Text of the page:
North London Sessions 1889-1909

  • Manuscript calendars for the north London sessions listing indictments, examinations and other business 1889-1907 - ILS/B/45/001-002
  • Orders of Court Books include calendars of prisoners sent to Pentonville, Millbank, Holloway, Wandsworth and Wormwood Scrubs Prisons 1889-1909 - ILS/B/30/001-025

South London Sessions 1889-1908

  • Process book listing cases heard at Newington giving date, name of defendant, charge, verdict and sentence 1889-1904 – ILS/B/07/001
  • The Minute Books include calendars of cases heard 1889-1908 - ILS/B/10/001-009, ILS/B/11/001-007
  • The Orders of Court Books include calendars of prisoners sent to Wandsworth, Millbank, and Holloway Prisons and discharged 1889-1905 – ILS/B/36/001-002

Sessions Rolls 1889-1971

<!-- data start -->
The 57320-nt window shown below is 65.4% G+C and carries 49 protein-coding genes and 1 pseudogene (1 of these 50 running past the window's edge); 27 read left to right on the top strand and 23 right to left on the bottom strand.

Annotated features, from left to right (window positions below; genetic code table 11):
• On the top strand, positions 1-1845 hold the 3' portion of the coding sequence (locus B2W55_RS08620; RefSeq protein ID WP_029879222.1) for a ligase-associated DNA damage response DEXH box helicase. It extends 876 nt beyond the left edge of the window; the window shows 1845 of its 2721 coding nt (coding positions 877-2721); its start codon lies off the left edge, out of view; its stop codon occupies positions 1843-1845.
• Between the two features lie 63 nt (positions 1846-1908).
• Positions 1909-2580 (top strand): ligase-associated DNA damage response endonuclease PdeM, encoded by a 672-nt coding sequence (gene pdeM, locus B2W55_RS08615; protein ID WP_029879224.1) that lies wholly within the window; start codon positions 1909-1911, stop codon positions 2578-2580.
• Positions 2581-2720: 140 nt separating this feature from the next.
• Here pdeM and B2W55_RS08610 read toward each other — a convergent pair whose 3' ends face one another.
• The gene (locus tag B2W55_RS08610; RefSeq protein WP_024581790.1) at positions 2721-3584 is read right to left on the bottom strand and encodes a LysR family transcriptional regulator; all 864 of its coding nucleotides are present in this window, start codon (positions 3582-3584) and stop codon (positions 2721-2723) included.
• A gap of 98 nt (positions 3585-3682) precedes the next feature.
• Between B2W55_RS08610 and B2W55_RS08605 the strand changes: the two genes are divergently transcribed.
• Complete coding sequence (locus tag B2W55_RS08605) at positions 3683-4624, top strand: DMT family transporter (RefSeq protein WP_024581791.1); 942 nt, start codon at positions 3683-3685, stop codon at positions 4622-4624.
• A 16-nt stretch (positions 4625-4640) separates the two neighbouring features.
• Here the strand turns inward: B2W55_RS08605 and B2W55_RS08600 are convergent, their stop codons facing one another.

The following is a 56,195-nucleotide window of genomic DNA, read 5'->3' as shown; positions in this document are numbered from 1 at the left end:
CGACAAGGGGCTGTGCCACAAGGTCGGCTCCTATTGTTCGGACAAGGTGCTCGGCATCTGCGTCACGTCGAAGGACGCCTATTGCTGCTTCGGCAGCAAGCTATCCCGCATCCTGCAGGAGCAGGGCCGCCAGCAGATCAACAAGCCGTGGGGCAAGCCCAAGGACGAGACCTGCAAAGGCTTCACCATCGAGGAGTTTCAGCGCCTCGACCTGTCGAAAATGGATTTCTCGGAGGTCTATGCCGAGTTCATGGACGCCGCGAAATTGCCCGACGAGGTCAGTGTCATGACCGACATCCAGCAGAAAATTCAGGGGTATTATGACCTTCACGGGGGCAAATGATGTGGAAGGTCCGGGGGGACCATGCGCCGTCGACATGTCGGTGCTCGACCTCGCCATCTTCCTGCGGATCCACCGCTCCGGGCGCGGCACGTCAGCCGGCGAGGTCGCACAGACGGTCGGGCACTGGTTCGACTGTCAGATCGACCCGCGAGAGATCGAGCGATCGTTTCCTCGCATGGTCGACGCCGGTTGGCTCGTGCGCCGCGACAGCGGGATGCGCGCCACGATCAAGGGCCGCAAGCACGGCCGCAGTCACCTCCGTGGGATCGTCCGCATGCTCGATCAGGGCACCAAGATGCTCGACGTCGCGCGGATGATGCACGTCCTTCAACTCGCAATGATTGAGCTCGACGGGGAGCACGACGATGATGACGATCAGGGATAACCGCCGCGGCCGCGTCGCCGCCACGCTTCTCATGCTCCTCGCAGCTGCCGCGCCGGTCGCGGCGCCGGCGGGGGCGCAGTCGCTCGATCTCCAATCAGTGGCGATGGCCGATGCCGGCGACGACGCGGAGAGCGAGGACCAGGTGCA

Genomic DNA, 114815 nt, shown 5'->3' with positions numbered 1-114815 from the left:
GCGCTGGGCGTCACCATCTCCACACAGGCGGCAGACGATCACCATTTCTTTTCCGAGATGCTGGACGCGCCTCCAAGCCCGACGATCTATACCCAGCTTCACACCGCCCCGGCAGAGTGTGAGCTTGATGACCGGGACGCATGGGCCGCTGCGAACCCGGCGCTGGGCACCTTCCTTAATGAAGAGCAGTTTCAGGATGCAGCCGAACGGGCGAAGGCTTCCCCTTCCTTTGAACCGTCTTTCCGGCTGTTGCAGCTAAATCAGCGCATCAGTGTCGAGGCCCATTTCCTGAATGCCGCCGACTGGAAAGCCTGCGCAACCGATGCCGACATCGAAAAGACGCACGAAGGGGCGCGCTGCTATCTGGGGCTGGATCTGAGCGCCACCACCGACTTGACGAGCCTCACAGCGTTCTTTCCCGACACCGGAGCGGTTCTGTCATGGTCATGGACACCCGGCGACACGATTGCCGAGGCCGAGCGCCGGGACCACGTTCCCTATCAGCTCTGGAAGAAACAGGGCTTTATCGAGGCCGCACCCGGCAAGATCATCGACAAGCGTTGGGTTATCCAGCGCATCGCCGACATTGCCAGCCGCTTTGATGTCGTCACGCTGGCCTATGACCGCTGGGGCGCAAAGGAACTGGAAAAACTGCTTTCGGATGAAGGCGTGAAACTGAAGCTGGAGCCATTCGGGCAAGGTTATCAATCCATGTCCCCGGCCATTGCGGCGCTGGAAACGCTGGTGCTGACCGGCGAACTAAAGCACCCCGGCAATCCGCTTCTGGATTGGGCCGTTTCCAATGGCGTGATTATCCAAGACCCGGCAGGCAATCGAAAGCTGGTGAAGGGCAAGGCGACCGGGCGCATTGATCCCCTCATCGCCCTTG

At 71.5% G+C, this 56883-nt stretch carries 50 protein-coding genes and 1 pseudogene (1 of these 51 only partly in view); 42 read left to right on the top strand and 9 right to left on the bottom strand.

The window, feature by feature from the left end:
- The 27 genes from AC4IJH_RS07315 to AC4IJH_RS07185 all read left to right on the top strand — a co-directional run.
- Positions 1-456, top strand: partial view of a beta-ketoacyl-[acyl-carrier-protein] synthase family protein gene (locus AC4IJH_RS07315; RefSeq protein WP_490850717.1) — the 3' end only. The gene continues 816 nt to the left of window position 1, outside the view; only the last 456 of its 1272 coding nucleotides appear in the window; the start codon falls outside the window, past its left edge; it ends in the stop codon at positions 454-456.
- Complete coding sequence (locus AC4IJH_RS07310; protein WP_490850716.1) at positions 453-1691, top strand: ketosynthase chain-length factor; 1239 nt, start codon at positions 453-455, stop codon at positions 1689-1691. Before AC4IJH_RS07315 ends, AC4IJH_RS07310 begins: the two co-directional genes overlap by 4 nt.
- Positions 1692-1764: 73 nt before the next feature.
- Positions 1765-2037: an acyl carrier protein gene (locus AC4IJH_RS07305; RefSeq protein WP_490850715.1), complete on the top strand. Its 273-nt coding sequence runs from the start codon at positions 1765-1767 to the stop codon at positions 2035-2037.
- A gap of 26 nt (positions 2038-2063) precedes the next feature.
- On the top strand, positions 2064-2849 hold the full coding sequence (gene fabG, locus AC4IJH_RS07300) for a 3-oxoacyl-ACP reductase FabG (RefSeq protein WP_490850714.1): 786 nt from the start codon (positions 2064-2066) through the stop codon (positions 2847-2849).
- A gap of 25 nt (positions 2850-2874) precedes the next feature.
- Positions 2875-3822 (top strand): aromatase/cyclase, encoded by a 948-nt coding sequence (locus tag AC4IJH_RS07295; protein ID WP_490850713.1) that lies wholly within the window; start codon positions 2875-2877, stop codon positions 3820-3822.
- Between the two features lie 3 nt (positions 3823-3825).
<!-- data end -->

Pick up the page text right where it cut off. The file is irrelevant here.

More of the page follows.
These are the formal record of trials. They contain indictments detailing the defendant and the charge which have been annotated with the plea, verdict and sentence in each case, which have been bundled up into rolls or files for each sessions. However they give little more information than can be found in the printed calendars.
The sessions rolls for North London like the earlier Middlesex Sessions rolls contain calendars of prisoners and summary convictions at the London Police Courts as well as the indictments. The sessions rolls for South London some of which are missing contain only indictments like those for Surrey which are known as 'indictments' rather than sessions rolls. The Surrey 'sessions rolls' for 1889 to 1915 comprise bundles marked as 'recognizances' which also contained writs to the sheriff, jury lists and oaths of justices and mayors etc. and from 1889 to 1895 certificates of summary convictions in petty sessions courts which had resulted in an appeal. Similar bundles of 'recognizances' for the years 1801 to 1888, which probably also contained the additional documents described above, were destroyed before 1953. If similar sessions rolls were kept for the South London Sessions 1889-1908, these have not survived.

The sessions rolls for the County of London have been listed as follows: